Lydford Norman Ringwork

Has been described as a Certain Timber Castle (Ringwork)

There are earthwork remains

NameLydford Norman Ringwork
Alternative NamesThe Fort; Lideforde
Historic CountryDevonshire
Modern AuthorityDevon
1974 AuthorityDevon
Civil ParishLydford

Lydford Norman Earthworks are thought to be the remains of a Norman castle or fort, consisting of a half ringwork. It is believed to have been erected after 1066 and occupied for a short period before being abandoned, probably by the late 12th century when Lydford Castle, to the north east, was built. It is located on the south west edge of the town, within the defences of the Anglo-Saxon burh of Lydford (see associated record). It is defended on two sides by steep ravines and on the third by a rubble rampart/bank and (partly) rock-cut ditch. The rampart is crescent-shaped in plan, running a length of 55 metres. The earth bank is up to 25 metres thick and stands up to 5 metres high from the base of the ditch. The external ditch is on average 3 metres deep and has well-defined, partly rock-cut sides. At the centre of the earthwork, a narrow bank crosses the base of the ditch and there is an indentation near the summit of the bank. This could possibly have been the position of a feature such as a timber causeway entrance, although this is uncertain. The interior of the ringwork is level. A transect was cut across the bank and ditch of the ringwork, and part of the interior excavated in 1963. This revealed the burnt out remains of five timber and earth buildings set close together behind the rampart, their inward facing ends being flanked by deeply set, rough stone paving. The buildings were rectangular in plan, subdivided internally and had earth, clay or shillet (slate) walls, which were faced externally with wattle woven round posts. They measured 8 to 12 feet wide and 24 to 25 feet long. The rampart was found to have been revetted internally with massive timber posts. The finds from the excavation included 11th-early 12th century pottery, a coin of the first issue of Stephen and nearly 300 kilograms of charred grain. (PastScape)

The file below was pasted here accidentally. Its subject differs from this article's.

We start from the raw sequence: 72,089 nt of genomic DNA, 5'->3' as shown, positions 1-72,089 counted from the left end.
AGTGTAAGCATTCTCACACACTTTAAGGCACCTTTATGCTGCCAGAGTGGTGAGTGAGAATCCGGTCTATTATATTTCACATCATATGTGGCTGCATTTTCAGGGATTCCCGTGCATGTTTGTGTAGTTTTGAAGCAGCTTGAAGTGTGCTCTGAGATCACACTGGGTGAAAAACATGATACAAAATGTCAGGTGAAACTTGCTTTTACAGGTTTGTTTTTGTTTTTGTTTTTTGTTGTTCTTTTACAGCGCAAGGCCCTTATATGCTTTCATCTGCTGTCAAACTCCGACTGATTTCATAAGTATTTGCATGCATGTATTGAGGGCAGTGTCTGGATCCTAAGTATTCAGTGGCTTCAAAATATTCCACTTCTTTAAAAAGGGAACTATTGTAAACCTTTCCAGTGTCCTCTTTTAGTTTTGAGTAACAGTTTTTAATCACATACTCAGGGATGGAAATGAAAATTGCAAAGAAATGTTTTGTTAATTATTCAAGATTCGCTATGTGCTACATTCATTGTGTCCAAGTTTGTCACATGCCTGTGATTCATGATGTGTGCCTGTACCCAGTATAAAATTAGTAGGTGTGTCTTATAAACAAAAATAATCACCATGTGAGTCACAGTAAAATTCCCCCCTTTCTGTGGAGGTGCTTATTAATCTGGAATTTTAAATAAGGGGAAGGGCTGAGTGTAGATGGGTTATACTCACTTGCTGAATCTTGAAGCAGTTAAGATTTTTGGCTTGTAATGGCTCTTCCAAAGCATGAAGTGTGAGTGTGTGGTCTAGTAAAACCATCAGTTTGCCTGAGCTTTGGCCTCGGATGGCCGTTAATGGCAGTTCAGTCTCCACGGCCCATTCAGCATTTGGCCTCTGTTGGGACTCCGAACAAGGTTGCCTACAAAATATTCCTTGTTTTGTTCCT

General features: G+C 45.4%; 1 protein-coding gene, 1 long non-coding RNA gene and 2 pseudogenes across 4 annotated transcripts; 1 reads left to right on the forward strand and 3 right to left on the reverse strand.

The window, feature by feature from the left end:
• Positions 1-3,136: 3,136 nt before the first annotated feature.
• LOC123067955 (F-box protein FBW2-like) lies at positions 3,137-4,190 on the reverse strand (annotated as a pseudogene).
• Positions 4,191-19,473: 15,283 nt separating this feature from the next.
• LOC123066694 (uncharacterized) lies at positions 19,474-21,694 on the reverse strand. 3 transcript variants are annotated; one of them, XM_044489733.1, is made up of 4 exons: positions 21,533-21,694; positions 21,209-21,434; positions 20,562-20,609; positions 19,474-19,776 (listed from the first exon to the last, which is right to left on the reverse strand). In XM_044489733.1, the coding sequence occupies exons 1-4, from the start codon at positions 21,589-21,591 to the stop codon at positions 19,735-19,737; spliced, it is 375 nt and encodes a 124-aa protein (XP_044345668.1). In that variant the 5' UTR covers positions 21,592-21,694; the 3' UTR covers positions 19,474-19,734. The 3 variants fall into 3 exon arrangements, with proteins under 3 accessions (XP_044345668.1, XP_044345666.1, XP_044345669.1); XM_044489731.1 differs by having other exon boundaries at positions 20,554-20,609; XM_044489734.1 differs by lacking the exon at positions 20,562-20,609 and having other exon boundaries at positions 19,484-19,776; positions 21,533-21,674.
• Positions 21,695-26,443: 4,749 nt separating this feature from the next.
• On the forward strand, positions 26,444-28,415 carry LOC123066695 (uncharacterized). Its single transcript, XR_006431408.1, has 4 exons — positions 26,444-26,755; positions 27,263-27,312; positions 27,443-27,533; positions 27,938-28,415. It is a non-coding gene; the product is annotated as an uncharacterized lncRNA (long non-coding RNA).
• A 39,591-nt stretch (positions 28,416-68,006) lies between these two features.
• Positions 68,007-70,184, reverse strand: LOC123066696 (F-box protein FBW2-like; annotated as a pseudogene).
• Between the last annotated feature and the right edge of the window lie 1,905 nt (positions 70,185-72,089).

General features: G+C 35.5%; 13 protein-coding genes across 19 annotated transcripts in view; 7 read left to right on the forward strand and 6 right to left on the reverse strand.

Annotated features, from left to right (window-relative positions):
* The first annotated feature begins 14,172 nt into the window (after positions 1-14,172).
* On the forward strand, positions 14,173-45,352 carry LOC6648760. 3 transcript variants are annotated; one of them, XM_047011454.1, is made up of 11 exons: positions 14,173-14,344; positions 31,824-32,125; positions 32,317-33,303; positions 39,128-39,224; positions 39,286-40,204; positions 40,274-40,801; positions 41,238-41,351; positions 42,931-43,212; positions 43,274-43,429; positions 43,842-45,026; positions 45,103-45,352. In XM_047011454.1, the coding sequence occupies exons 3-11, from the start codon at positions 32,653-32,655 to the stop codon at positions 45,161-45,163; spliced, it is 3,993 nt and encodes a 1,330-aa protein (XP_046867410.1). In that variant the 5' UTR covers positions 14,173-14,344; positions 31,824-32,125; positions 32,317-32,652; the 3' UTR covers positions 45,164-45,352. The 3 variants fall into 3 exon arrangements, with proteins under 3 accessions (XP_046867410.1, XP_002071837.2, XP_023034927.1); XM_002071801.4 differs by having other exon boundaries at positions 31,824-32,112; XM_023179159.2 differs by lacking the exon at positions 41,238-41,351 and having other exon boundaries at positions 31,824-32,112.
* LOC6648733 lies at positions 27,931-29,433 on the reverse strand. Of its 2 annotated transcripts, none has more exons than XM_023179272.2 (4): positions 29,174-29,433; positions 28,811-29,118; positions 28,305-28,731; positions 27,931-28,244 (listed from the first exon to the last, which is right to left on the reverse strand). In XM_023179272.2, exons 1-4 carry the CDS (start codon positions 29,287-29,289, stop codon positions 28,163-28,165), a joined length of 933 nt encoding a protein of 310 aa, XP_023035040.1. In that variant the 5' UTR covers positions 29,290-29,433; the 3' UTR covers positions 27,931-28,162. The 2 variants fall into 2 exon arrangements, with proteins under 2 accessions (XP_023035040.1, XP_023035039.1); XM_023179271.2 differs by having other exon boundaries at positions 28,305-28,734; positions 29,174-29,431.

This site is a scheduled monument protected by law

Not Listed

Historic England (PastScape) Defra or Monument number(s)
County Historic Environment Record
OS Map Grid ReferenceSX508847
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  • Higham, Robert A., 1999, 'Castles, Fortified Houses and Fortified Towns in the Middle Ages' in Kain, R. and Ravenhill, W., Historical Atlas of South-West England (University of Exeter Press) p. 136-43
  • Salter, Mike, 1999, The Castles of Devon and Cornwall (Malvern: Folly Publications) p. 70-2
  • Pettifer, A., 1995, English Castles, A guide by counties (Woodbridge: Boydell Press) p. 59-60
  • Higham, R. and Barker, P., 1992, Timber Castles (Batsford) p. 277, 279
  • Drage, C., 1987, 'Urban castles' in Schofield, J. and Leech, R. (eds) Urban Archaeology in Britain (CBA Research Report 61) p. 117-32 online copy
  • King, D.J.C., 1983, Castellarium Anglicanum (London: Kraus) Vol. 1 p. 117
  • Fry, P.S., 1980, Castles of the British Isles (David and Charles) p. 258
  • Renn, D.F., 1973 (2 edn.), Norman Castles of Britain (London: John Baker) p. 235
  • Hoskins, W.G., 1954, A New Survey of England: Devon (London: Collins) p. 427
  • Wall, C., 1906, in Page, Wm (ed), 'Ancient Earthworks' VCH Devon Vol. 1 p. 619 (a misleading account)


  • Higham, R.A., 1988, 'Devon Castles: an annotated list' Proceedings of the Devon Archaeological Society Vol. 46 p. 142-9
  • Higham, R.A., 1982, 'Early Castles in Devon' Château Gaillard Vol. 9-10 p. 101-116
  • Saunders, A.D. et al, 1980, 'Lydford Castle, Devon' Medieval Archaeology Vol. 24 p. 123-86 online copy
  • Addyman, P.V. in Wilson, D.M. and Hurst, D.G.(eds), 1967, 'Medieval Britain in 1966: I Pre-Conquest' Medieval Archaeology Vol. 11 p. 263 download copy
  • King, D.J.C. and Alcock, L., 1969, 'Ringworks in England and Wales' Château Gaillard Vol. 3 p. 90-127
  • Addyman, P.V. in Wilson, D.M. and Hurst, D.G.(eds), 1966, 'Medieval Britain in 1965: II Post-conquest' Medieval Archaeology Vol. 10 p. 196-7 (Plan) download copy
  • Addyman, P.V. in Wilson, D.M. and Hurst, D.G.(eds), 1965, 'Medieval Britain in 1964, II. Post-Conquest' Medieval Archaeology Vol. 9 p. 170-1, 194 download copy
  • Renn, D.F., 1959, 'Mottes: a classification' Antiquity Vol. 33 p. 106-12

Guide Books

  • Saunders, A.D., 1982 (2edn), Lydford: Saxon Town and Castle (HMSO)

Primary Sources

  • 1086, Domesday Book online copy (40 houses laid waste - taken as evidence of castle building although this town may have been economically failing - it certainly never became a significant urban settlement) See also The Devonshire Association, 1884-92, The Devonshire Domesday and Geld Inquest (Plymouth) Vol. 1 p. 5 [online copy >]


  • Fradley, Michael, 2011, The Old in the New: Urban Castle Imposition in Anglo-Norman England, AD1050-1150 (University of Exeter PhD Thesis) available via EThOS
  • Newman, P., 2000, The Town and Castles Earthworks at Lydford, Devon (English Heritage Survey Report)
  • Higham, R.A., 1979, The Castles of Medieval Devon (University of Exeter PhD Thesis) Downloadable from EThOS